Frank Pignanelli & LaVarr Webb: The best and the worst of this campaign season

Published: Sunday, Nov. 11 2012 12:00 a.m. MST

President Barack Obama speaks as Republican presidential nominee Mitt Romney and moderator Bob Schieffer listen during the third presidential debate at Lynn University, Monday, Oct. 22, 2012, in Boca Raton, Fla. (AP Photo/Pool-Michael Reynolds)

Michael Reynolds, AP

The election may be over, but the 20/20 hindsight praise and criticism continues (we call it columnist security). Here are some of the the best ("pure genius at work") and the worst ("what were you thinking!?") happenings of the campaign season.

Best example of an overworked political expression used by experts and pundits (us included) across the spectrum that never occurred: The "Romney Tsunami" prediction of a huge Utah GOP sweep had local Republicans excited and Utah Democrats scared. Although Mitt Romney won 73 percent of the Utah vote, the storm turned into a drizzle without great coattail effect.

Worst example of political spin: Democrats' election night claim of major election success. Losing legislative seats and getting clobbered in all statewide races, while maintaining the status quo in one congressional race and Salt Lake County races, does not qualify for astounding success.

Best TV ad: This year did not spark the creative juices of political advertisers, but Ben McAdams' "Political Bus" ad featuring Republican, Democratic and independent city officials was clever, upbeat and scored well with viewers tired of negative attack ads.

Second best TV ad: The ad supporting Mia Love aligning statements made by President Barack Obama and Rep. Jim Matheson was a simple and clever message that almost worked.

Best political slogan: Orrin Hatch's campaign developed "It's Utah's time to lead" that cleverly combined the senator's potential leadership on the powerful Senate Finance Committee in alignment with a potential Romney administration.

Worst plagiarism of the best slogan: Hatch's Democratic challenger, Scott Howell, distributed stickers on weekend newspapers with the slogan, "It is Utah's time to lead." Many readers thought this was a Hatch ad but with different colors.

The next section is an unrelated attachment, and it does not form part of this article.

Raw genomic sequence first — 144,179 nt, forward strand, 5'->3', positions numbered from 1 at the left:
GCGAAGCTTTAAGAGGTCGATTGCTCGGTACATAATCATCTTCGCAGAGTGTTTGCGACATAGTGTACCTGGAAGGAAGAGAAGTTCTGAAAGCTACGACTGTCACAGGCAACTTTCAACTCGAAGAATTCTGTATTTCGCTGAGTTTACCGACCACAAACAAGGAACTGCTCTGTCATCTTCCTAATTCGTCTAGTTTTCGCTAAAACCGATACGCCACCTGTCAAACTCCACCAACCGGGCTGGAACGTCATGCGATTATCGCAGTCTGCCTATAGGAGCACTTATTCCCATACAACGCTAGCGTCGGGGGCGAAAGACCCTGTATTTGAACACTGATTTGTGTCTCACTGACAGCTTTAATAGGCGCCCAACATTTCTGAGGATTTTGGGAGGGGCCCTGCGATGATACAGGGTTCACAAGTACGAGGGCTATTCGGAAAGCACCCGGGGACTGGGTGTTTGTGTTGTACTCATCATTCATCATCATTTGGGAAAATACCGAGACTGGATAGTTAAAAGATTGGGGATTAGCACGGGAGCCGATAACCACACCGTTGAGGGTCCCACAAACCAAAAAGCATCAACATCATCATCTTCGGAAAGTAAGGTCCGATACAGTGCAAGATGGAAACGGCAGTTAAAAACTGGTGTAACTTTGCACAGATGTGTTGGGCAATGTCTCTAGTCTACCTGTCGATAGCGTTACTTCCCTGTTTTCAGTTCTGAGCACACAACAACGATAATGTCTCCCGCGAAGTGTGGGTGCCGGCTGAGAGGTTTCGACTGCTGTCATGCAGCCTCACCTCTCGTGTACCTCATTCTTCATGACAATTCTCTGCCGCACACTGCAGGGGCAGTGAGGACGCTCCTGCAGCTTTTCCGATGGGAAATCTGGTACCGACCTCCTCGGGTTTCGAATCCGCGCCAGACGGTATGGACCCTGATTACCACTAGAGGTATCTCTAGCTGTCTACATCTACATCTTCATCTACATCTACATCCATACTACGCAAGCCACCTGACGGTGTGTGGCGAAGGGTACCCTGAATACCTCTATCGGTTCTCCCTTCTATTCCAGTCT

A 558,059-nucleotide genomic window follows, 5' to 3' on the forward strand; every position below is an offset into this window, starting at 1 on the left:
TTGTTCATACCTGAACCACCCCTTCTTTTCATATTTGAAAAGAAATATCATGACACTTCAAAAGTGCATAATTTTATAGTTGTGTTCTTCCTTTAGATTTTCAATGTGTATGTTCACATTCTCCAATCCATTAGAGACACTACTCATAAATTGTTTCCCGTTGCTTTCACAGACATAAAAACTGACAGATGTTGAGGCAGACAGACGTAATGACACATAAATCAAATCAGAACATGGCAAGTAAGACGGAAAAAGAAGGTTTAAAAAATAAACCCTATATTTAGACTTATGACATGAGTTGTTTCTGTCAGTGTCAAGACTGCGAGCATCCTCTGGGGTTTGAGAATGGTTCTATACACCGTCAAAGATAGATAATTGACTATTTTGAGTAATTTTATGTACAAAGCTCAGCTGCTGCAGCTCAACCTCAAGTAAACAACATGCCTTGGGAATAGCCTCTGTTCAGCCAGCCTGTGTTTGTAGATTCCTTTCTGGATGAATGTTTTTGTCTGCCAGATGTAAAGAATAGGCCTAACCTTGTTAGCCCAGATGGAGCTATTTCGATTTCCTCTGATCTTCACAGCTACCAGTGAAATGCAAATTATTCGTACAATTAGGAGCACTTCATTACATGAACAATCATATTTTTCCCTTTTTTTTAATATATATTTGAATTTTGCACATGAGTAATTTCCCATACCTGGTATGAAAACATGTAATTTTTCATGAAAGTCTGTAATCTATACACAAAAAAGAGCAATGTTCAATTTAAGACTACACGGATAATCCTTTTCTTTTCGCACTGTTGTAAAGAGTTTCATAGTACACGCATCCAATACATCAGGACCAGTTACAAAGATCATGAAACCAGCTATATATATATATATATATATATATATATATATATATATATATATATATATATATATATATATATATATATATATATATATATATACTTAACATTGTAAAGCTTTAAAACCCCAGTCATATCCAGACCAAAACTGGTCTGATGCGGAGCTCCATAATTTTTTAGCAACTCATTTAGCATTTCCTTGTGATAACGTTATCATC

Second best political slogan: Howell used the "WE" inside his name to promote unity and harmony. This was shrewd multi-tasking on a tight budget.

Most surprising use of campaign resources: For the first time anyone can remember, a candidate for the Utah House, Anne-Marie Lampropoulos, used radio and television advertising. Lampropoulos ran an aggressive campaign against long-time Democratic lawmaker Carol Spackman Moss, but came up short.

Best turnout effort: The LDS Church encouraged members (even cancelled all meetings) to attend party caucuses in the early spring. The enormous turnout, aided by the Hatch campaign and other grassroots organizing efforts, overwhelmed the tea party, bolstered mainstream candidates and set the tone for the entire Utah election.

Best party chair leadership under difficult circumstances (tie): GOP Chairman Thomas Wright quickly and efficiently defused controversies in the nominating convention for the second and fourth congressional districts. These controversies could have hyperventilated into a real mess, but Wright's cool demeanor prevented problems.

Best party chairman leadership under difficult circumstances (tie): Democrat Chairman Jim Dabakis did not waste the party's limited resources trying to move Utah voters away from Romney. Instead, he encouraged Utahns to vote for Romney and local Democrats — a questionable tactic at the time, but one that paid off.

Best use of a transsexual theme in a campaign slogan: We scoffed at Jim Bradley's reference to cross-dressing transsexual's support of Lady Gaga in his prominent billboard. But it worked.

Worst reason for Democratic support for McAdams for county mayor: Dozens — if not hundreds — of Salt Lake City Democrats have been scheming behind the scenes to replace McAdams in the state Senate. This maneuvering has been going on for some time.

Best example of classy statesmanship: After his concession speech, Democratic gubernatorial candidate Peter Cooke ventured over to the Republican election night party to offer his congratulations to Herbert. The general showed real class.

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